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Is the First Amendment back on trial?

President Donald Trump speaks at the CIA in

President Donald Trump speaks at the CIA in Virginia on Jan. 21, when he accused the news media of dishonest reporting.

Donald Trump attacked the news media during his campaign through tweets and speeches, and did so again Saturday during a visit to the CIA. He has implied that the First Amendment might be too protective of the press, and that he would “open up our libel laws.” There are those who would have agreed with him with respect to the liberties taken by the press, including the very Founding Fathers who enacted the First Amendment.

President John Adams had such an intense dislike of the press that he sponsored legislation that criminalized “false, scandalous, and malicious writing” against the government, the president or members of Congress. (The seemingly anomaly of not including the vice president as one of the protected people can be explained by the fact that the sitting vice president was the Federalists archenemy Thomas Jefferson.)

The First Amendment, ratified in 1791, prohibits Congress from making any law that abridges freedom of speech or the press. Yet, just seven years after the First Amendment was enacted, in the midst of the threat of war with France, Congress enacted the Alien and Sedition Acts supported by Adams and Alexander Hamilton. These founders who were responsible for the enactment of the First Amendment felt that criminalizing false and malicious criticism of the government or the president or members of the Congress did not run afoul of the First Amendment.

The great irony here is that conservative talk show hosts today believe — as did the late Supreme Court Justice Antonin Scalia — that the “original intent” of the founders should be used in the interpretation of the Constitution and its provisions. In that case, it is apparent that the founders did not intend to allow the vilification of the president or certain members of Congress to be considered protected speech. If we lived back in that day, Rush Limbaugh and Sean Hannity would have been in serious violation of the law when they harshly criticized President Barack Obama.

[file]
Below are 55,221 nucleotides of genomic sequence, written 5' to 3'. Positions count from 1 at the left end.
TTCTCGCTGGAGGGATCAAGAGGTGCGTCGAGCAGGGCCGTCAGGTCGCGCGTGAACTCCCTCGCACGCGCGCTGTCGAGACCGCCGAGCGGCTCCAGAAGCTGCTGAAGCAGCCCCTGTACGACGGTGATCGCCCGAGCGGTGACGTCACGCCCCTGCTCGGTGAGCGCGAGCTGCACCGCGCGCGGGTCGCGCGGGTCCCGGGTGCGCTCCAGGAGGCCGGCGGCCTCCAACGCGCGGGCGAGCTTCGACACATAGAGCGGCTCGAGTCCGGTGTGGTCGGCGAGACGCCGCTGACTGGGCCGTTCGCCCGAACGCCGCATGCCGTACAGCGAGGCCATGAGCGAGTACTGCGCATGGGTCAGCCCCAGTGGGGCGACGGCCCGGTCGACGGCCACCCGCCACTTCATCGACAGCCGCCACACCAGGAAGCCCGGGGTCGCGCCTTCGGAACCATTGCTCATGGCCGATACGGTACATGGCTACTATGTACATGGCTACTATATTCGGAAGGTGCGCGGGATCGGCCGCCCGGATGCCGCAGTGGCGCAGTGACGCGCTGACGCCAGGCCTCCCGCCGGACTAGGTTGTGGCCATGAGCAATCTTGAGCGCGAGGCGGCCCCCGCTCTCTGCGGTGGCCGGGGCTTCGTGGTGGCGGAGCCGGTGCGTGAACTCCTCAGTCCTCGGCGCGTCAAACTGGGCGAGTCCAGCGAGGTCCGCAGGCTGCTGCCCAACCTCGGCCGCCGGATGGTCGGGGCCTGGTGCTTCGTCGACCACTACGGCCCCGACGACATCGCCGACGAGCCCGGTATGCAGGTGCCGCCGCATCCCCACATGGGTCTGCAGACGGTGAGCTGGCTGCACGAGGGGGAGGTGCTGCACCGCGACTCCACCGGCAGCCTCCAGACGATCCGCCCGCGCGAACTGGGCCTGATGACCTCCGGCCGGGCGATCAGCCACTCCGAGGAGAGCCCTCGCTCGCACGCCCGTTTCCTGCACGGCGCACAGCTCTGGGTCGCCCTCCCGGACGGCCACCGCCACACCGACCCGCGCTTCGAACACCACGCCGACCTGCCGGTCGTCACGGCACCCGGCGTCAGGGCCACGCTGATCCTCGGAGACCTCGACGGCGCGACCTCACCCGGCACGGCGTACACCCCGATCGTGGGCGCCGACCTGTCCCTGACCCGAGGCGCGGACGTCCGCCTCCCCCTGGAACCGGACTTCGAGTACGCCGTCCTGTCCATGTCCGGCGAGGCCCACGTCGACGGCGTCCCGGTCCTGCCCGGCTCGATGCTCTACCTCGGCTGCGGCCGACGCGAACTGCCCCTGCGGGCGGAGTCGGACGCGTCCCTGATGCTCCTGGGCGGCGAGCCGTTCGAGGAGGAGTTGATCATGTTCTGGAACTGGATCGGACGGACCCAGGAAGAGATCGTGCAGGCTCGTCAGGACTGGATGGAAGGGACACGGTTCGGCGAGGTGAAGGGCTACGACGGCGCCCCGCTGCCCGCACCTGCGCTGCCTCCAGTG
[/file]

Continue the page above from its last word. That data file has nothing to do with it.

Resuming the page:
The first of many prosecutions under the Sedition Act was that of Rep. Matthew Lyon of Vermont. He was a veteran of the Revolutionary War, having fought with patriot Ethan Allen at the battle of Fort Ticonderoga in New York. His crime was to write in a letter to a journal that criticized Adams’ “unbounded thirst for ridiculous pomp, foolish adulation and self-avarice.” In 1798, Lyon served four months in jail after publishing that affront. Benjamin Franklin’s grandson was arrested for leveling too scandalous a criticism at Adams.

The Sedition Act was later rendered meaningless by justices of the U.S. Supreme Court who interpreted the First Amendment, not as intended by our founders, but by contemporary standards comporting with our notion of freedom and press protection.

As Justice William Brennan noted in the 1964 case of New York Times v. Sullivan: “Although the Sedition Act was never tested in this Court, the attack upon its validity has carried the day in the court of history.”

Those who want to revert to the original intent of our founders with respect to the First Amendment may not feel comfortable with laws that would hobble their ability to speak freely in criticizing our public officials. However, now that he is president, Trump might just agree with Adams and Hamilton that press criticism of him should have its limits.

Sol Wachtler, a former chief judge of New York State, is professor of Constitutional Law at Touro Law School.


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